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Assisting Community-Based Oncologists and Surgeons in Making Treatment Decisions for Patients with ER-Positive, HER2-Negative Early Breast Cancer
Released November 2017

Video proceedings from a roundtable discussion with Drs Harold J Burstein and Tari King featuring discussion of a comprehensive case-based survey focused on decision-making for patients with ER-positive, HER2-negative early breast cancer, actual patient cases, relevant data sets and ongoing clinical trials. (Video Program)

CE Disclosures and Faculty Information

    This activity is intended for medical oncologists, hematologists, hematology-oncology fellows, general and breast surgeons, surgical oncologists and other healthcare providers involved in the treatment of breast cancer.

    Breast cancer remains the most frequently diagnosed cancer in women, and in 2017 in the United States alone the disease will culminate in an estimated 255,180 new cases and 41,070 deaths. Advances in screening and prevention have resulted in a steady down-stage migration at the time of disease presentation, such that only approximately 5% of patients have identifiable distant metastases at primary diagnosis. The optimal management of localized breast cancer is consequently an essential issue with broad-reaching public health implications.

    ER-positive disease is perhaps the most nuanced of the widely acknowledged breast cancer phenotypes with regard to therapeutic decision-making in the early disease setting, and in recent years tissue-based prognostic and predictive multigene assays designed to estimate the incremental benefit of chemotherapy have been introduced. In addition, controversy exists regarding the indications for neoadjuvant therapy in this patient subset, and heterogeneity is evident in the use of genomic assays in the preoperative setting. Finally, the confirmation of the benefit of extending adjuvant hormonal therapy beyond the traditional 5-year period for select patients has led many clinicians to explore the potential use of prognostic assays to shade decision-making in this regard.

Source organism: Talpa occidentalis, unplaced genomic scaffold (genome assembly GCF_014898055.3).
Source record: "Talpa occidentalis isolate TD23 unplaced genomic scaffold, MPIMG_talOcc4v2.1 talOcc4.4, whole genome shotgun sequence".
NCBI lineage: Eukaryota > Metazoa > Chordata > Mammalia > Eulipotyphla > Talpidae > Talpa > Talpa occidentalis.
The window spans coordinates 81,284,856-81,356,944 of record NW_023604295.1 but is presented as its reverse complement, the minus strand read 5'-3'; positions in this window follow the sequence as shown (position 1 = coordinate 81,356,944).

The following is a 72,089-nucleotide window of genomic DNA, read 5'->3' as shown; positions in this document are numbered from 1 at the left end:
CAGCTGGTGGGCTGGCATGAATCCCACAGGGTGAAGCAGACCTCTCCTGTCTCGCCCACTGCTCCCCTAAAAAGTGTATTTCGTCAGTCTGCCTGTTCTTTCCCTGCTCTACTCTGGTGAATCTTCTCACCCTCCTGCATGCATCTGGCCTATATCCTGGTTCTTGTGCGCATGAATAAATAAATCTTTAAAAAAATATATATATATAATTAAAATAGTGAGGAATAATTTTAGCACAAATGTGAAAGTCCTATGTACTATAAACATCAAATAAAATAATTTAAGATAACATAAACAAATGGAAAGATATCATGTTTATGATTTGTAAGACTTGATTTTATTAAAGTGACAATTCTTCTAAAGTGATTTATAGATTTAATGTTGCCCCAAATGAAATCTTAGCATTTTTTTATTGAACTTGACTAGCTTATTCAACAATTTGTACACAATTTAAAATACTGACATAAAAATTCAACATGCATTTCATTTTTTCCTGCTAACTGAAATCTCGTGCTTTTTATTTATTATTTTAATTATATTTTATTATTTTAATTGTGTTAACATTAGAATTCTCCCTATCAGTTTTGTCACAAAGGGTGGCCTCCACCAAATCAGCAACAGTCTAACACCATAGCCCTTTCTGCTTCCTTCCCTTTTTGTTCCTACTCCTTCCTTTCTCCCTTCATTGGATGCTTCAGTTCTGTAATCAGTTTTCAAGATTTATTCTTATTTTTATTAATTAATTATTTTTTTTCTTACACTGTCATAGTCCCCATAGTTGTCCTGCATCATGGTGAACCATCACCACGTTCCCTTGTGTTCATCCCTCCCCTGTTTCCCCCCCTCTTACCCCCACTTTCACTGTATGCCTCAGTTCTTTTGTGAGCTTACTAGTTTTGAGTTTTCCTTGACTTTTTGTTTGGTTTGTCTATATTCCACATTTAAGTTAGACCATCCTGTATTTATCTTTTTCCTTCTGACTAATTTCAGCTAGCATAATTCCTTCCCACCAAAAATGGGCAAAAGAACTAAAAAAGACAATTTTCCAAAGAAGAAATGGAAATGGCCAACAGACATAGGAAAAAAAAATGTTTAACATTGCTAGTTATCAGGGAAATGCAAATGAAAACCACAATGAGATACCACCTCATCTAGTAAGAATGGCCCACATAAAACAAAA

Although consensus- and evidence-based treatment guidelines are available and aim to assist clinicians with making management decisions in the face of this dynamic clinical and research environment, many areas of controversy persist within academic and community settings. These proceedings from a roundtable conversation centered around the results of a comprehensive case-based survey focused on decision-making for patients with ER-positive/HER2-negative early breast cancer are meant to aid clinicians as they approach the many difficult and challenging situations that arise each day and to ensure that patients with breast cancer receive optimal and evidence-based care.


    • Describe the self-reported practice patterns of medical oncology and surgical experts with regard to the treatment of localized ER-positive, HER2-negative breast cancer, and use this information in the development of up-to-date management recommendations.
    • Appreciate the similarities and differences among existing genomic assays, and use this information to select an appropriate platform or platforms to assess risk and individualize therapy for patients with early breast cancer.
    • Evaluate available and emerging data sets to optimize the use of genomic assays in treatment decision-making for patients with ER-positive, HER2-negative early breast cancer.
    • Consider relevant clinical factors and investigator perspectives in the identification of patients for whom extended endocrine therapy would be a reasonable therapeutic consideration.
    • Implement strategies to increase collaboration between various subspecialists involved in the diagnosis and management of early breast cancer to improve the quality and coordination of patient care.

    Research To Practice is accredited by the Accreditation Council for Continuing Medical Education to provide continuing medical education for physicians.

    CME credit is no longer available for this issue

    CME credit is no longer available for this issue

    This CME activity consists of a video component.